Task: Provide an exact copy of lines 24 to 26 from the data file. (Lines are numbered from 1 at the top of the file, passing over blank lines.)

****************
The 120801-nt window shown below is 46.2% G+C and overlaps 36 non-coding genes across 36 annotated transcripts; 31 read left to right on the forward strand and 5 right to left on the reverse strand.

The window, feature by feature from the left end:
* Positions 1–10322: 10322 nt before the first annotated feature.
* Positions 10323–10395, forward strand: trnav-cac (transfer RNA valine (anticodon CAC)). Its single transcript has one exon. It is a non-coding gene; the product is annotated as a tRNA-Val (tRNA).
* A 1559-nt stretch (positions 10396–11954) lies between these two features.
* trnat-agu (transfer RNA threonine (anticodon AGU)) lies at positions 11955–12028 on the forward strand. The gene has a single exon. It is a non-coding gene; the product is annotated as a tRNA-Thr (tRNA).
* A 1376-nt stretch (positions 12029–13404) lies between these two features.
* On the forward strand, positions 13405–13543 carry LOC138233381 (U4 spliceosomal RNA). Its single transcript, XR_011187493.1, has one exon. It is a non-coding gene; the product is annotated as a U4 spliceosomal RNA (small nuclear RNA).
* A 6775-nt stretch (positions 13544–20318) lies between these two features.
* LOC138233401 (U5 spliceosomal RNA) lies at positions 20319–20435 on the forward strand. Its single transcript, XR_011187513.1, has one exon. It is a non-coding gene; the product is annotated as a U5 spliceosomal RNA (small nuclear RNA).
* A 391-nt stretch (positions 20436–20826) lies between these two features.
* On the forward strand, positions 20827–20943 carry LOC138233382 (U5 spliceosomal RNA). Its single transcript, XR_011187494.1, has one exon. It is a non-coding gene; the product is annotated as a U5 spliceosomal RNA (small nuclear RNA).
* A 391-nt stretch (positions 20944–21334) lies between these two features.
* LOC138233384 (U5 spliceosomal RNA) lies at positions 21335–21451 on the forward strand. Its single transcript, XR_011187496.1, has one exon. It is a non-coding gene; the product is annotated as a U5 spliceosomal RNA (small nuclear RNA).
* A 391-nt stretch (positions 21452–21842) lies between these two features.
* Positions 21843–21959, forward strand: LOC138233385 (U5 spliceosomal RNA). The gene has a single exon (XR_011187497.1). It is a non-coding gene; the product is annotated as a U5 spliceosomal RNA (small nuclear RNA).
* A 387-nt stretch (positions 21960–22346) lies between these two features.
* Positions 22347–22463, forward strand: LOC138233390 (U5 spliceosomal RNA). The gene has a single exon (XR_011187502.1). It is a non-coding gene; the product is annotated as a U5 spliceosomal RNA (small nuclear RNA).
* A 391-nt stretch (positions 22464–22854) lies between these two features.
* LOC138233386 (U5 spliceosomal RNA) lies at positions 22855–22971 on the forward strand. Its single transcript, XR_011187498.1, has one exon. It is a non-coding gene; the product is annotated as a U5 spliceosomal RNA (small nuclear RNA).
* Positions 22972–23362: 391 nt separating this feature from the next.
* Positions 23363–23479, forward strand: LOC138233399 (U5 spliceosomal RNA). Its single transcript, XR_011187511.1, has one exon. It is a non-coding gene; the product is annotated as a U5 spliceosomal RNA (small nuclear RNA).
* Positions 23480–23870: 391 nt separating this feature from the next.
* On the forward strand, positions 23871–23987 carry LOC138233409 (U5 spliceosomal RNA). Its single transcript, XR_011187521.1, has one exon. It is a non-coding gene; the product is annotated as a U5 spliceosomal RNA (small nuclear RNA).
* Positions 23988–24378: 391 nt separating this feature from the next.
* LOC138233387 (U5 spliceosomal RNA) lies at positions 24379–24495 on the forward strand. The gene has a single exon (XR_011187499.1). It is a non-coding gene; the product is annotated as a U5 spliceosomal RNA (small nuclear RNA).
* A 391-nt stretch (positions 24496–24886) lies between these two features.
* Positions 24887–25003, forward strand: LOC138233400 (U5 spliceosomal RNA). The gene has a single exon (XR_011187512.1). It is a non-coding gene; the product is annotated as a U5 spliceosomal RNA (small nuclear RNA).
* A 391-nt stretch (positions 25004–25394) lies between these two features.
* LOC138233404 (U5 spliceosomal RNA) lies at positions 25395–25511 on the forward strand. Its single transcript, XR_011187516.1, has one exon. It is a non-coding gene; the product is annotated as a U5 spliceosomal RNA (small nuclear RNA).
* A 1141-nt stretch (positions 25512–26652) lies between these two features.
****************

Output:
* On the forward strand, positions 23871–23987 carry LOC138233409 (U5 spliceosomal RNA). Its single transcript, XR_011187521.1, has one exon. It is a non-coding gene; the product is annotated as a U5 spliceosomal RNA (small nuclear RNA).
* Positions 23988–24378: 391 nt separating this feature from the next.
* LOC138233387 (U5 spliceosomal RNA) lies at positions 24379–24495 on the forward strand. The gene has a single exon (XR_011187499.1). It is a non-coding gene; the product is annotated as a U5 spliceosomal RNA (small nuclear RNA).